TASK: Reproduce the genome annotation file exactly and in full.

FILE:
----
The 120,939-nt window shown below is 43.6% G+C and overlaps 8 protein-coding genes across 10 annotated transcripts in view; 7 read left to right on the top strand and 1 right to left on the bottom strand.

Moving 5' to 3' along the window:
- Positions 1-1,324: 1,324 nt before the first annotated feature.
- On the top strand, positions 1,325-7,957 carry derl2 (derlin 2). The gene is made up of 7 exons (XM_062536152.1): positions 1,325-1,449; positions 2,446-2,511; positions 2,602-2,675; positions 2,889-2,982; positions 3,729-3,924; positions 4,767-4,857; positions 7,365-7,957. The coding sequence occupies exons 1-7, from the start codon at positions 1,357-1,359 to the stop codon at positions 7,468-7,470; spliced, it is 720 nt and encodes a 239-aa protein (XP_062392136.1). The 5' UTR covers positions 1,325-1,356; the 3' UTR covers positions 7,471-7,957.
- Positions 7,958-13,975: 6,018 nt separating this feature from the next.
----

The 120,939-nt window shown below is 43.6% G+C and overlaps 8 protein-coding genes across 10 annotated transcripts in view; 7 read left to right on the top strand and 1 right to left on the bottom strand.

Moving 5' to 3' along the window:
- Positions 1-1,324: 1,324 nt before the first annotated feature.
- On the top strand, positions 1,325-7,957 carry derl2 (derlin 2). The gene is made up of 7 exons (XM_062536152.1): positions 1,325-1,449; positions 2,446-2,511; positions 2,602-2,675; positions 2,889-2,982; positions 3,729-3,924; positions 4,767-4,857; positions 7,365-7,957. The coding sequence occupies exons 1-7, from the start codon at positions 1,357-1,359 to the stop codon at positions 7,468-7,470; spliced, it is 720 nt and encodes a 239-aa protein (XP_062392136.1). The 5' UTR covers positions 1,325-1,356; the 3' UTR covers positions 7,471-7,957.
- Positions 7,958-13,975: 6,018 nt separating this feature from the next.